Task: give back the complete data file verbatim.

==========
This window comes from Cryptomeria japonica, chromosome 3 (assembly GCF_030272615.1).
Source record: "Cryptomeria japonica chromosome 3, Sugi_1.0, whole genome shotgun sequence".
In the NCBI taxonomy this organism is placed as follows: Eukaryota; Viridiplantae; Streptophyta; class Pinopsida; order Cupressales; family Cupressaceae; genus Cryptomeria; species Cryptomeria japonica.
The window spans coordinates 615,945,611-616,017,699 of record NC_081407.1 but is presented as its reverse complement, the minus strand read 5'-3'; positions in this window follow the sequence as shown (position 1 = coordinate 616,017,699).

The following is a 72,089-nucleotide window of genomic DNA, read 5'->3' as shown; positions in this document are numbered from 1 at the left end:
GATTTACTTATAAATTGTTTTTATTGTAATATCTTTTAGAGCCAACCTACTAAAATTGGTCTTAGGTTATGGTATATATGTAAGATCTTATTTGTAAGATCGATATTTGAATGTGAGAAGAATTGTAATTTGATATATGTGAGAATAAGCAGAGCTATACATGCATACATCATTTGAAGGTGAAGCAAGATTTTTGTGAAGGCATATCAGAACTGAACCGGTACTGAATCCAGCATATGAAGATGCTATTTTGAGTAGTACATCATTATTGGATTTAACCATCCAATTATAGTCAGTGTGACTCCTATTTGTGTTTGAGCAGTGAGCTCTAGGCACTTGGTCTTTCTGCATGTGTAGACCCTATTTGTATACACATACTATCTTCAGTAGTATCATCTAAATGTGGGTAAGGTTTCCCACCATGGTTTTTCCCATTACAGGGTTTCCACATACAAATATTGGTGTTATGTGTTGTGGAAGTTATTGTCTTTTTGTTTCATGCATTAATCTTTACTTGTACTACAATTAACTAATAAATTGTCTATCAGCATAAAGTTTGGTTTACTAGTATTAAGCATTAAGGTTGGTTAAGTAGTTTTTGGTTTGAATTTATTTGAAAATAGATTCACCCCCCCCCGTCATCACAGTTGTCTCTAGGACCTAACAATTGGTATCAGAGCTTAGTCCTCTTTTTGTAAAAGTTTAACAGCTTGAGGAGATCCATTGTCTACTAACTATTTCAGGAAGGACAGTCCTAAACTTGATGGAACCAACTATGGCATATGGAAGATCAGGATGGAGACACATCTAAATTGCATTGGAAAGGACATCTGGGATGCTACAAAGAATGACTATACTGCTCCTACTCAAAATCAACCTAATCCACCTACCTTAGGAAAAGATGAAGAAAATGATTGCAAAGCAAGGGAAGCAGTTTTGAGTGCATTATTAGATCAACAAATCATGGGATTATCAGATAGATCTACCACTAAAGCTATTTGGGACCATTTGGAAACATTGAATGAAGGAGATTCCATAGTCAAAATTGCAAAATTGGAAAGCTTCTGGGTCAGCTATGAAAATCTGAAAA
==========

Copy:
This window comes from Cryptomeria japonica, chromosome 3 (assembly GCF_030272615.1).
Source record: "Cryptomeria japonica chromosome 3, Sugi_1.0, whole genome shotgun sequence".
In the NCBI taxonomy this organism is placed as follows: Eukaryota; Viridiplantae; Streptophyta; class Pinopsida; order Cupressales; family Cupressaceae; genus Cryptomeria; species Cryptomeria japonica.
The window spans coordinates 615,945,611-616,017,699 of record NC_081407.1 but is presented as its reverse complement, the minus strand read 5'-3'; positions in this window follow the sequence as shown (position 1 = coordinate 616,017,699).

The following is a 72,089-nucleotide window of genomic DNA, read 5'->3' as shown; positions in this document are numbered from 1 at the left end:
GATTTACTTATAAATTGTTTTTATTGTAATATCTTTTAGAGCCAACCTACTAAAATTGGTCTTAGGTTATGGTATATATGTAAGATCTTATTTGTAAGATCGATATTTGAATGTGAGAAGAATTGTAATTTGATATATGTGAGAATAAGCAGAGCTATACATGCATACATCATTTGAAGGTGAAGCAAGATTTTTGTGAAGGCATATCAGAACTGAACCGGTACTGAATCCAGCATATGAAGATGCTATTTTGAGTAGTACATCATTATTGGATTTAACCATCCAATTATAGTCAGTGTGACTCCTATTTGTGTTTGAGCAGTGAGCTCTAGGCACTTGGTCTTTCTGCATGTGTAGACCCTATTTGTATACACATACTATCTTCAGTAGTATCATCTAAATGTGGGTAAGGTTTCCCACCATGGTTTTTCCCATTACAGGGTTTCCACATACAAATATTGGTGTTATGTGTTGTGGAAGTTATTGTCTTTTTGTTTCATGCATTAATCTTTACTTGTACTACAATTAACTAATAAATTGTCTATCAGCATAAAGTTTGGTTTACTAGTATTAAGCATTAAGGTTGGTTAAGTAGTTTTTGGTTTGAATTTATTTGAAAATAGATTCACCCCCCCCCGTCATCACAGTTGTCTCTAGGACCTAACAATTGGTATCAGAGCTTAGTCCTCTTTTTGTAAAAGTTTAACAGCTTGAGGAGATCCATTGTCTACTAACTATTTCAGGAAGGACAGTCCTAAACTTGATGGAACCAACTATGGCATATGGAAGATCAGGATGGAGACACATCTAAATTGCATTGGAAAGGACATCTGGGATGCTACAAAGAATGACTATACTGCTCCTACTCAAAATCAACCTAATCCACCTACCTTAGGAAAAGATGAAGAAAATGATTGCAAAGCAAGGGAAGCAGTTTTGAGTGCATTATTAGATCAACAAATCATGGGATTATCAGATAGATCTACCACTAAAGCTATTTGGGACCATTTGGAAACATTGAATGAAGGAGATTCCATAGTCAAAATTGCAAAATTGGAAAGCTTCTGGGTCAGCTATGAAAATCTGAAAA